24 Aug 2015

We need to talk about girls’ mental health

Since when did being a girl become such a worry? New research from Girlguiding suggests we should all be very, well, anxious about a plethora of anxieties afflicting our teenagers.

Almost half of girls aged 17 to 21 have needed help with their mental health, and self-harming, mental illness, depression and eating disorders are among the top health concerns for 11 to 21 year-old girls.


We’ve heard a lot about the apparent – and alarming – rise in childhood mental health problems. So the worrying thing about today’s research is how little adults seem to be tuned into what’s going on.

A staggering 82 per cent of girls surveyed say adults don’t recognise the pressures they face – pressures to get good grades and eventually jobs, and to look great, surrounded as they are by air-brushed images of skinny, seemingly perfect women in traditional and social media.

While they worry about things like cyber-bullying and their own mental state, parents are fretting about the old bogeymen – drugs, alcohol and smoking.

So, parents, we’ve got to get with the programme! After emailing my 11-year-old to find out what she was worrying about, and dutifully listening to the response, I went to chat to a bunch of very switched-on girl guides down in Croydon.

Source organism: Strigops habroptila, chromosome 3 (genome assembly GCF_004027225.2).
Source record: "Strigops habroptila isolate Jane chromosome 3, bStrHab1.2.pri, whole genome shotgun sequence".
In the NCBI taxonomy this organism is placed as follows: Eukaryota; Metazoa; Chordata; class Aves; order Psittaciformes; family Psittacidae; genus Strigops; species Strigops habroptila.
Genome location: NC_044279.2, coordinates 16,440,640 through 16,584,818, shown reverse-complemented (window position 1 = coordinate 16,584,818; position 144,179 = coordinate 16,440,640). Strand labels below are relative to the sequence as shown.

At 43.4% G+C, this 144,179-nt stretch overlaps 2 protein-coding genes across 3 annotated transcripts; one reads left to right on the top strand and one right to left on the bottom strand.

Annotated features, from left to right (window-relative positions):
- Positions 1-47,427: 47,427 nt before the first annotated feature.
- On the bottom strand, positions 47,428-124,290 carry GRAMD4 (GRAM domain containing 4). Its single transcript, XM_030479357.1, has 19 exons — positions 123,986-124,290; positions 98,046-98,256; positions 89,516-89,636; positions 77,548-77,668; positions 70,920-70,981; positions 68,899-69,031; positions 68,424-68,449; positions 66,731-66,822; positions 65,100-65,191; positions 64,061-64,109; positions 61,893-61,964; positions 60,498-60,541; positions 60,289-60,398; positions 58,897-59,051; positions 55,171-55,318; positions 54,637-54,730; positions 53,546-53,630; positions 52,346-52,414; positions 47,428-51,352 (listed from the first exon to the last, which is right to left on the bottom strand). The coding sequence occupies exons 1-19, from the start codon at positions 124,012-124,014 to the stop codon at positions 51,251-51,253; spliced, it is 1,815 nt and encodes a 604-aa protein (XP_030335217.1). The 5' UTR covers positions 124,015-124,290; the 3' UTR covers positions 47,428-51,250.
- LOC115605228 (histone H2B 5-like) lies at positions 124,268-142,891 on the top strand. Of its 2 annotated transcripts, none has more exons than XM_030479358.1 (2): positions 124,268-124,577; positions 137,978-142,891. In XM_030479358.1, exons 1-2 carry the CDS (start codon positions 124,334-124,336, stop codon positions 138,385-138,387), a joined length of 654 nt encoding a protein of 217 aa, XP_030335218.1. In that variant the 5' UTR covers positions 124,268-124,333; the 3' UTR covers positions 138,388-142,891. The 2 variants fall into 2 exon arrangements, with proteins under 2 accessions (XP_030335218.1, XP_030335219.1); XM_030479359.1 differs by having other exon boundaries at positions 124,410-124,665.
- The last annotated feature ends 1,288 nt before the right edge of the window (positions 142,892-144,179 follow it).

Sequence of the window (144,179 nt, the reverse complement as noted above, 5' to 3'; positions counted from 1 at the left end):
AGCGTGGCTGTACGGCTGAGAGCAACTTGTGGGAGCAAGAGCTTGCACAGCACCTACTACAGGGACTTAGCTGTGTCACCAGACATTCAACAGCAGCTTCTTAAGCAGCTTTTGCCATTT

At first, they didn’t appear particularly worried. But after a few minutes they unpacked a range of anxieties, from GCSEs to looking amazing, to being liked on Instagram. They were all surprisingly happy talking to me about all this, but they agreed it wasn’t necessarily something they’d raise with the adults in their life – whether at school or home.

But if we adults do our bit, is it too much to ask the kids to meet us halfway? The Croydon girls seemed, at the ages of 13 and 14, encouragingly well-prepared for whatever life throws at them next.

So as well as asking the questions, and – more importantly – listening to the answers, can we do more to help other teenagers find the inner resilience to cope? As the mother of two girls, I really hope so.

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13 reader comments

  1. Romy says:

    The first thing wrong with this article is the audience it’s aimed at. Mental Health disorders don’t affect just females; they occur in males as well(and non binary people). There is a higher amount, that is documented, of girls having mental disorders but the article should be aimed at people in general. Speaking as a gender neutral 15 year old who just got through depression, I know a lot of boys who didn’t feel the same support that I may have gotten. Boys(non binary) can get eating disorders and depression- not just girls(non binary people). Of course there is a superficial image that girls feel that they should meet but boys(non binary) get it too. Boys are expected to be muscly and fit but because men are seen as dominant and strong so they don’t get the same support as a girl would.

  2. John Hill says:

    This story about “worried girls” seems to me to be a by-product of the PC need to be “outraged or upset” by matters which, until the PC Brigade began their attack on normal life were just accepted as “Normal”.